Shanghai top spot for graduates

Visitors take a photo in Shanghai's financial district on the Bund.

CHINA - Shanghai has eclipsed Beijing as the No 1 place of employment for Chinese university graduates, a recent survey concludes.

The report was released by the career consulting company Universum earlier this month. It polled more than 51,000 soon-to-graduate students from 103 universities across the country to discover their career expectations and preferences and how they perceive employers.

Beijing, Shanghai and Guangzhou, the best known economic engines for China's development, unsurprisingly remained the top three destinations for aspiring graduates.

But Shanghai replaced Beijing at the top spot.

"Shanghai occupies a pivotal position in China's economy, and also has more job opportunities. That attracts more talent here," said Wen Jun, director of the Institute of Sociology at East China Normal University.

"A series of proactive policies, such as the establishment of the Free Trade Zone, makes the city more promising and appealing."

A local university teacher who declined to be named agreed: "Beijing has long been chosen by graduates as the top destination for employment because of its status as the capital and its large development opportunities. But in recent years, the high living cost and bad air have made many graduates give up on it."

Many students are in the same camp. "I prefer to stay in Shanghai and look for a suitable job here, though my hometown is closer to Beijing," said a business major from Shanghai University of International Business and Economics, who identified herself as Li.

"Compared with Beijing, I think Shanghai is a more open and energetic city. Its relatively effective and ordered city management, and its living and working environment attract me a lot," she said.

Experts said the difficulty of getting a Beijing hukou, or permanent residency permit, is another big reason the capital is no longer in first place.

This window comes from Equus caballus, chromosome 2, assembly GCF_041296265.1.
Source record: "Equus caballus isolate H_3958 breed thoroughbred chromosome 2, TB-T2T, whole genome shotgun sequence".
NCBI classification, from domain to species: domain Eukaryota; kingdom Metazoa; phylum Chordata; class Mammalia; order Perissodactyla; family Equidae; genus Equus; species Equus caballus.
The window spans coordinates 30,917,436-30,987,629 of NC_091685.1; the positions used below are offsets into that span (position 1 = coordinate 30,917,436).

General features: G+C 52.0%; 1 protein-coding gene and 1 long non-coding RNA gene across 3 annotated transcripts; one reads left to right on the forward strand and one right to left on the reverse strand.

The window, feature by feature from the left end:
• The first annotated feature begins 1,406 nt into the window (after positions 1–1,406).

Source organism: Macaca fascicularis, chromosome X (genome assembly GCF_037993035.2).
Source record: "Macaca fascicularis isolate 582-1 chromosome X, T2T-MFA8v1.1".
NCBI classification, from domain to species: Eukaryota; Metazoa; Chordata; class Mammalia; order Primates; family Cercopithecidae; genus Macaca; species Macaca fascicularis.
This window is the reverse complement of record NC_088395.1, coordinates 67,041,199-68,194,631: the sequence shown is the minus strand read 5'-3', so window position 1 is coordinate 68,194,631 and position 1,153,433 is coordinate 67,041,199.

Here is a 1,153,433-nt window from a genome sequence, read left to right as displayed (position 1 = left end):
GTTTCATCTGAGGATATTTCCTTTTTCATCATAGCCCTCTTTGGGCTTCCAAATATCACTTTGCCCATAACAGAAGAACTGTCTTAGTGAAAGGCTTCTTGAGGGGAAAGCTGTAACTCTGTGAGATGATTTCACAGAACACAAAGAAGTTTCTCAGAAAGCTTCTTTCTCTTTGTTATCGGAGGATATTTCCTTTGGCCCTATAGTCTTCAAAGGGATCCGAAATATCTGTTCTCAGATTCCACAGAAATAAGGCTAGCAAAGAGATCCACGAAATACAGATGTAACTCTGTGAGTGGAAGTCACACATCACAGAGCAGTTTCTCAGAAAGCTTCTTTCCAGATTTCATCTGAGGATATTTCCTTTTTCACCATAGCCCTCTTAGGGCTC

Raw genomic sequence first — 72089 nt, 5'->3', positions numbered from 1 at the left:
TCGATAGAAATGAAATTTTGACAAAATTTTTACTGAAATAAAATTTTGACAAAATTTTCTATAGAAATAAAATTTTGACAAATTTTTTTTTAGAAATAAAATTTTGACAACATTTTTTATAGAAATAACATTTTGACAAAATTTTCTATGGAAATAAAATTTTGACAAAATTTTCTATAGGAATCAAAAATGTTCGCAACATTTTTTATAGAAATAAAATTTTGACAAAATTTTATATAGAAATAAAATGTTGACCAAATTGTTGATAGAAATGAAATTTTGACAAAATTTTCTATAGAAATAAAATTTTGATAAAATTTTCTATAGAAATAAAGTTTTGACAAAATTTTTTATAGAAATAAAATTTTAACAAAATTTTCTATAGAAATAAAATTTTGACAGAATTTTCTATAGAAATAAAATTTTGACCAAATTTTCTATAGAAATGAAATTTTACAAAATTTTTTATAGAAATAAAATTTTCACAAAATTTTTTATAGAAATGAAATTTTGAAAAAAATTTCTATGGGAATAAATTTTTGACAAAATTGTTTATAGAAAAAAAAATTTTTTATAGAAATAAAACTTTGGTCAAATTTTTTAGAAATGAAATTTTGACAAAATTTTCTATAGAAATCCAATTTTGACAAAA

Shanghai has introduced a more flexible policy regarding residency to draw talent. The policy widens the space for individual progress in the city, Wen said.

According to the Universum report, the average expected monthly salary for a university graduate is 6,564 yuan (S$1,331), down 2.9 per cent from 2013.

The top five attributes of employers, according to students, are good reference for a future career, a competitive base salary, high future earnings, a clear path for advancement and professional training and development.

Graduates in other countries put more emphasis on an employer's culture and on interpersonal relationships while China's university graduates pay more attention to salary and development opportunities. As China's economic development slows, concerns over shrinking job opportunities have increased among graduating students. They have become more analytical about their salary expectations, Wu Gang, vice-president of Universum's Asia-Pacific region, said.

When talking about the years of work with their employer upon graduation, 58 per cent said they expected to work for two to three years. About 25 per cent said they expected to work for five years or more.

The top three career goals for students are: work and life balance, to be secure or stable and to be independent, it said.

The report also found that with the arrival of the Internet era, some home-grown Internet companies such as Alibaba, Tencent and Baidu have become more popular with graduating students.

A record 7.27 million students will graduate in June from China's universities, almost equal to the population of Switzerland, official government statistics say. That tops last year's record of 6.99 million.

Beyond that, a large number of Chinese students are expected to return from overseas studies, which will intensify competition for jobs this year, officials said.